Bushra Al Manani receives a warm hug from a member of the welcoming Middleton and Area Refugee Sponsorship committee. The Al Manani family of Iraq, arrived in their new country and community Monday.
MIDDLETON - Christmas has finally arrived for Middleton’s refugee family and its sponsors. About 20 members of the Middleton and Area Refugee Sponsorship committee were at the airport Jan. 25, anxiously waiting for the Al Manani family to arrive in their new country.
Rev. Dan Smith and Pastor Sweis Ubels and members of the Middleton Baptist Church and the Emmanuel Congregational Christian Church were among those ready to welcome their family.
Basim and Bushra and two their sons, Osamaha, 16, and Rowaid, 11, were exhausted but happy after their long flight from the Middle East.
“Three airports,” said Basim Al Manani. “Egypt, Toronto, and Halifax.”
While the Middleton group has been fortunate to find two translators living in town, Basim can already speak some English and is happy to practice English when he’s able.
Until recently the family, originally from Iraq, had been stranded in Lebanon with no travel arrangements. Jill Cox, a member of the sponsorship committee, said the situation was especially troubling because Basim’s passport was being held by officials and without these papers, he couldn’t work.
The Al Manani family had been one of about 20 refugee families stuck in an administrative snag late last year. Their paperwork had been submitted at roughly the same time, but was stuck in a backlog.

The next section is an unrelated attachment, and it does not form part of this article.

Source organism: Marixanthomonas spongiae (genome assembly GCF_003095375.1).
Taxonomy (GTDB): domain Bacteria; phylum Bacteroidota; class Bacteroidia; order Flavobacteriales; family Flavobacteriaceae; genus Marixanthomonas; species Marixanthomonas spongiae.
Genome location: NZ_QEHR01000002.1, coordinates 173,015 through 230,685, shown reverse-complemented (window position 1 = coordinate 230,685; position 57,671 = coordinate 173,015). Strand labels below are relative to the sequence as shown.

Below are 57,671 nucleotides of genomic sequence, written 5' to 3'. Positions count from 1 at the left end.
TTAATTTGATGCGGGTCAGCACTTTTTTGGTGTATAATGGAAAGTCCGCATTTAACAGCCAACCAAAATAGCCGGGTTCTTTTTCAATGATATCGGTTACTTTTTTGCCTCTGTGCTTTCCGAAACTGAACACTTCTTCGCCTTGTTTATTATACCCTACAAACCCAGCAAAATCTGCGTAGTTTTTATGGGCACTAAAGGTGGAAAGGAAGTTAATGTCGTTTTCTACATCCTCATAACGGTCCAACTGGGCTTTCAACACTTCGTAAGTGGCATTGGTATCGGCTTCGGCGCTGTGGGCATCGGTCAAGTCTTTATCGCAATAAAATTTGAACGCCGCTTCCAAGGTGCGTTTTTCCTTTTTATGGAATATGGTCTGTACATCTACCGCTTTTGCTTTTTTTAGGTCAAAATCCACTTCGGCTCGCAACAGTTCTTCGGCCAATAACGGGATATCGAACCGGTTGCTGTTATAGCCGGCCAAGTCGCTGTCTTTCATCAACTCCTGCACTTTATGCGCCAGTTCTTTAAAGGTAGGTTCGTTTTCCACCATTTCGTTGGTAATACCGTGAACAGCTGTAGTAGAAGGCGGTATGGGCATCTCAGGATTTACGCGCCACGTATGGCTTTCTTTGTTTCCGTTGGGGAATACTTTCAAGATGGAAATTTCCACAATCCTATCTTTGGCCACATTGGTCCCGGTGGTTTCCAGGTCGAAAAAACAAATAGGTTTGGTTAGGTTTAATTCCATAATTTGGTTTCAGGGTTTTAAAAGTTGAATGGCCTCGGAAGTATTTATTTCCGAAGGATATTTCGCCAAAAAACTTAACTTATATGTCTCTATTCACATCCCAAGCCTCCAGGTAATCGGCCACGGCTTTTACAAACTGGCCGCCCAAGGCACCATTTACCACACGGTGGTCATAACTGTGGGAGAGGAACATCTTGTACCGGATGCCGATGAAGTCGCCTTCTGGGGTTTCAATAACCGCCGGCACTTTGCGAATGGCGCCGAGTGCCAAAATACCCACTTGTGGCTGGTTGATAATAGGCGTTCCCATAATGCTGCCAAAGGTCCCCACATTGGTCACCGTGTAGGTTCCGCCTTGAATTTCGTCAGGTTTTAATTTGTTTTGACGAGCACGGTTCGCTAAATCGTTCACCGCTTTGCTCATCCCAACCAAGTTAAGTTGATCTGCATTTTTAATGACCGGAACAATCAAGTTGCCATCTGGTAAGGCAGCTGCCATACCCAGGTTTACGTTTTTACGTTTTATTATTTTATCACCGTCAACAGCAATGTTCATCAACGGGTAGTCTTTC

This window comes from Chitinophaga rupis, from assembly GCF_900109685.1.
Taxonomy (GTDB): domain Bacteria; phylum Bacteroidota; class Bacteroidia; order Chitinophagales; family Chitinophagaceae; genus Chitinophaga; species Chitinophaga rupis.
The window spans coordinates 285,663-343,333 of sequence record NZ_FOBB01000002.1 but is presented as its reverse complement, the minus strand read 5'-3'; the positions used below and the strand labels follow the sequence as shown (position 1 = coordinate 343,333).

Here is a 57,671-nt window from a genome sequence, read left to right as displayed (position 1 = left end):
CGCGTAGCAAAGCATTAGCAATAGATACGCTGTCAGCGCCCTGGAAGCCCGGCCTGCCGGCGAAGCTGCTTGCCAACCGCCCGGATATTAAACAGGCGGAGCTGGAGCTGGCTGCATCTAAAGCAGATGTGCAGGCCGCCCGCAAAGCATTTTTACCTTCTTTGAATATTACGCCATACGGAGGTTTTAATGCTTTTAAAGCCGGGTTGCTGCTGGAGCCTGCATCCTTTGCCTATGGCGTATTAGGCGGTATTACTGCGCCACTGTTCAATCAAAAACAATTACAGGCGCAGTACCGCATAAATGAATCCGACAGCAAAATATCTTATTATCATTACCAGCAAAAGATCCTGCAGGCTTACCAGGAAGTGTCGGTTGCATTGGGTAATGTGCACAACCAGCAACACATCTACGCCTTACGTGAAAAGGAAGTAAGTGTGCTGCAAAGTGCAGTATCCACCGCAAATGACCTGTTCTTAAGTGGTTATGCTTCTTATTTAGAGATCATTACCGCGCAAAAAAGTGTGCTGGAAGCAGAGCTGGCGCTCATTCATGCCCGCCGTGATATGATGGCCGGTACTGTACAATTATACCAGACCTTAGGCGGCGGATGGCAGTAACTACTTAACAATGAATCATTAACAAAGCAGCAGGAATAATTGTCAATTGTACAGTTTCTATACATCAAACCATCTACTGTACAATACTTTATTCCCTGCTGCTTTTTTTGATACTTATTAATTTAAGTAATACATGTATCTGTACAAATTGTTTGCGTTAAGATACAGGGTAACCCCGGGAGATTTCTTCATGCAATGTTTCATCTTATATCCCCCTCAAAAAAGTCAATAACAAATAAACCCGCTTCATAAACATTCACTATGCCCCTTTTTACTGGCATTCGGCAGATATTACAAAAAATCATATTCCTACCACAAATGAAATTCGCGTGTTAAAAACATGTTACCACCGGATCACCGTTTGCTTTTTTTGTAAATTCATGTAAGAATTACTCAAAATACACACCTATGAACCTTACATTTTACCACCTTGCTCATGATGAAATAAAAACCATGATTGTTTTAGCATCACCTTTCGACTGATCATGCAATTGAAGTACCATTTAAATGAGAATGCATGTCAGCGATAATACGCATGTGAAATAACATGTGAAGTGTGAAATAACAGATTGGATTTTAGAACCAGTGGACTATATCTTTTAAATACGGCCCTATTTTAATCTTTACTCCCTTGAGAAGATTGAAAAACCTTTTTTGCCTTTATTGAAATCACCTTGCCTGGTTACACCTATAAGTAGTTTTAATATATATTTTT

Since December the family’s new home in Middleton had been freshly painted and furnished, the committee members anxiously waiting for news of their family’s arrival time.
Cox said earlier this month members of the sponsorship group approached West Nova MP Colin Fraser about the problem and soon after were given the news they had waited so long to hear.
Hugs And Smiles
Around 3:20 p.m. Monday the family stepped through the arrival doors at the airport and after a short introduction, were greeted with hugs and smiles. Winter coats were shyly passed around and zipped up, as the group prepared for the final leg of the journey to their new home.
Other volunteers were back at the house in Middleton, getting supper ready for the family when the weary travellers walked in the door around 6:30 p.m. The family walked in the door to find a homey place where the Christmas tree was still decorated, presents wrapped and waiting under the tree.
“It’s beautiful,” said Basim Al Manani, when he was asked what he thought of his new home.
After dinner Rowaid was so sleepy he was asking to go to bed, but managed to find a burst of enthusiasm when he began unwrapping his gifts. Each member of the family was outfitted with boots, gloves, hats, and scarves.
A few fun items got some big smiles -- daring red nail polish for Bushra, a set of ballpoint pens in Rowaid’s backpack, and a set of lava-lamp style speakers for Osamaha.
While there was joy in arriving here, one of the first things they did after supper was to contact the family members they left behind. Basim and Bushra’s two oldest children, married daughters, are still in the Middle East.
Middleton residents were at the airport to welcome the family.